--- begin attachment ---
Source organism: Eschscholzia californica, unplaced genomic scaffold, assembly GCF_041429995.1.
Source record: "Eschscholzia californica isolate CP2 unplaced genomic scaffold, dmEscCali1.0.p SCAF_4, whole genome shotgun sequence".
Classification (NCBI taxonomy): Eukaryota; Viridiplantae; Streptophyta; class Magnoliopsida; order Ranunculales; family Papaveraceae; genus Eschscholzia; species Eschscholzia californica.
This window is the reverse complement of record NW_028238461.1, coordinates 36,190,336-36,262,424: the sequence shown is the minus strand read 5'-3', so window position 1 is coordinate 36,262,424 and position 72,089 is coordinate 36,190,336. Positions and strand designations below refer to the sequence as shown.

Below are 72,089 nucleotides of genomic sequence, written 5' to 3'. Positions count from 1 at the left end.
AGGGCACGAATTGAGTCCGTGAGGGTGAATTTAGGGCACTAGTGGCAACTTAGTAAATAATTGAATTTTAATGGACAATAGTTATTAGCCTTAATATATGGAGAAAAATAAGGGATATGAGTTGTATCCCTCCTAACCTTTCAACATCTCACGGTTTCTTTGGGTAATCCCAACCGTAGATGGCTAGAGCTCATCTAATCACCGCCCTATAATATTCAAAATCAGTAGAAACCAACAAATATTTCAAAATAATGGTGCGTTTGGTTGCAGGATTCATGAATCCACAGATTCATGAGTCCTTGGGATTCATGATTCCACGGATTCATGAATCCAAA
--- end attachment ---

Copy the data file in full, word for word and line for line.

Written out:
Source organism: Eschscholzia californica, unplaced genomic scaffold, assembly GCF_041429995.1.
Source record: "Eschscholzia californica isolate CP2 unplaced genomic scaffold, dmEscCali1.0.p SCAF_4, whole genome shotgun sequence".
Classification (NCBI taxonomy): Eukaryota; Viridiplantae; Streptophyta; class Magnoliopsida; order Ranunculales; family Papaveraceae; genus Eschscholzia; species Eschscholzia californica.
This window is the reverse complement of record NW_028238461.1, coordinates 36,190,336-36,262,424: the sequence shown is the minus strand read 5'-3', so window position 1 is coordinate 36,262,424 and position 72,089 is coordinate 36,190,336. Positions and strand designations below refer to the sequence as shown.

Below are 72,089 nucleotides of genomic sequence, written 5' to 3'. Positions count from 1 at the left end.
AGGGCACGAATTGAGTCCGTGAGGGTGAATTTAGGGCACTAGTGGCAACTTAGTAAATAATTGAATTTTAATGGACAATAGTTATTAGCCTTAATATATGGAGAAAAATAAGGGATATGAGTTGTATCCCTCCTAACCTTTCAACATCTCACGGTTTCTTTGGGTAATCCCAACCGTAGATGGCTAGAGCTCATCTAATCACCGCCCTATAATATTCAAAATCAGTAGAAACCAACAAATATTTCAAAATAATGGTGCGTTTGGTTGCAGGATTCATGAATCCACAGATTCATGAGTCCTTGGGATTCATGATTCCACGGATTCATGAATCCAAA